Copper Improves the Performance of Induction Motors

Innovative Technology Benefits Hybrid and Plug-in Hybrid Vehicles

As automotive manufacturers view their options for reducing fuel consumption and emissions, electrical propulsion becomes more attractive. Historically, internal permanent magnet (IPM) motors have been a popular motor design. They provide high torque density and high peak efficiency, but there are some disadvantages. Stator losses can be significant; they require expensive controllers and rely on rare earth magnet materials. A potential alternative to the IPM is the induction motor. Induction motors have been used successfully in production vehicles. They have comparable torque density and peak efficiency and a rugged, durable design. Induction motors do not suffer a drag loss when the motor turns and do not lose efficiency during high speed, low torque conditions, making them well suited for hybrid and plug-in hybrid applications.

Illustrated cutaway showing end rings and rotor bars inside the rotor stack

Replacing an aluminum rotor with a copper rotor will increase the advantages of an induction motor. The copper rotor bars and end rings reduce electrical losses, leading to a smaller, more efficient motor. Automotive engineers had experimented with fabricated copper rotors but were constantly looking for an efficient, high production process, such as die casting.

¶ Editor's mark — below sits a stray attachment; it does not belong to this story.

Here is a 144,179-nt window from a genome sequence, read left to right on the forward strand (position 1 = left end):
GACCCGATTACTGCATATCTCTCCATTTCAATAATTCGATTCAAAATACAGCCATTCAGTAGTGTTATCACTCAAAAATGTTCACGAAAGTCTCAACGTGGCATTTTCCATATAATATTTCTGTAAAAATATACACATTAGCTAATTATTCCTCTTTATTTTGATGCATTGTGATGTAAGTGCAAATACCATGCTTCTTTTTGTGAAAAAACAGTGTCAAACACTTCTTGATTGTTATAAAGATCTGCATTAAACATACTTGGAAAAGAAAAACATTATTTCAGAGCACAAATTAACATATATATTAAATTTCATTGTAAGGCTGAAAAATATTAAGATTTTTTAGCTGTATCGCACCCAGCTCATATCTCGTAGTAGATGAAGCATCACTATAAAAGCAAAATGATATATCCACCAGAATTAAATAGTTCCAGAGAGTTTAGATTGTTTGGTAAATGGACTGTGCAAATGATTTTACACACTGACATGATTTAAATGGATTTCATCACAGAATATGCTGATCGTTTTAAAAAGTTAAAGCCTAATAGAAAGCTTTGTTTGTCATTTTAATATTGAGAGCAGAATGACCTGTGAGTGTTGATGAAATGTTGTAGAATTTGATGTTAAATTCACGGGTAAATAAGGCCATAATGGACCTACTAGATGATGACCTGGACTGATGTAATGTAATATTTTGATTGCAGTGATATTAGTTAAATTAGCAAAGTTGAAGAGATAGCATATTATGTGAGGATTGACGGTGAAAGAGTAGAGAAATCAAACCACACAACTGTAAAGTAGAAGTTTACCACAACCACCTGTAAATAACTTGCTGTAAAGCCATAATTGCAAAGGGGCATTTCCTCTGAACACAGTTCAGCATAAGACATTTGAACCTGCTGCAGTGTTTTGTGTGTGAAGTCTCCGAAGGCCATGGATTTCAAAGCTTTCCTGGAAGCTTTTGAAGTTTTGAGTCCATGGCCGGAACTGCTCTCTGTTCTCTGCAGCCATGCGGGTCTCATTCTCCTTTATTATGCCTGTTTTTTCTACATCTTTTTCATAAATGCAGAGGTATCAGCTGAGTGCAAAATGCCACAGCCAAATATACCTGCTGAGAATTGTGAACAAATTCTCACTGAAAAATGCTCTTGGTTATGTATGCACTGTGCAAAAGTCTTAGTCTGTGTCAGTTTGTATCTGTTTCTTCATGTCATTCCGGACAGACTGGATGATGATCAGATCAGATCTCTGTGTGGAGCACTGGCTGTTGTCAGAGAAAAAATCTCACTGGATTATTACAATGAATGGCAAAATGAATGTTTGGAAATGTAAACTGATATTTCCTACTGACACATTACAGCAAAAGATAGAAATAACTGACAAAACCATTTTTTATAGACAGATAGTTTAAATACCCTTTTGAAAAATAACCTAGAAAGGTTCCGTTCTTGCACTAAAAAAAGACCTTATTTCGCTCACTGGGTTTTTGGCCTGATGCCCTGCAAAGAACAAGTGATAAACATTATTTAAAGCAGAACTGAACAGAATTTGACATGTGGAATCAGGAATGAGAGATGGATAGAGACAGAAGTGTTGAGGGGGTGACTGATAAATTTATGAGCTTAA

Die casting copper is more challenging than die casting aluminum because of copper's much higher melting temperature. The International Copper Association, Ltd. (ICA) and the Copper Development Association Inc. (CDA) realized the need to improve casting technology and conducted extensive research on casting copper rotors for industrial applications. They quickly saw need to share this information with automotive engineers and are actively promoting cast copper rotors to the transportation industry.

Finished samples of cast copper rotors produced at one of the copper technical centers
In addition to the increased efficiencies, copper rotors can provide an economic advantage over aluminum rotors. Although the raw material cost for aluminum may be less than copper, the motor with a cast copper rotor can be 15 - 25% smaller than an equivalent motor with an aluminum rotor. This results in considerable savings by reducing the amount of electrical grade lamination steel and the number of stampings. The superior heat conduction properties of copper also make thermal management easier, which can be another source of cost reduction for the complete system.

With these advantages, it is not surprising that a number of manufacturers are evaluating induction motors with cast copper rotors for future vehicles. Because the ICA and the CDA recognize the global nature of the automobile industry, they have developed a network of partners and centers of technical expertise to aid engineers and designers, including facilities in North America, Asia and Europe. Copper has always been recognized as the preferred material for conducting electricity, which is why it is used universally in motor windings. Now the copper industry is providing assistance to engineers and designers to bring improved technology to the motor rotor for hybrid and electric vehicles.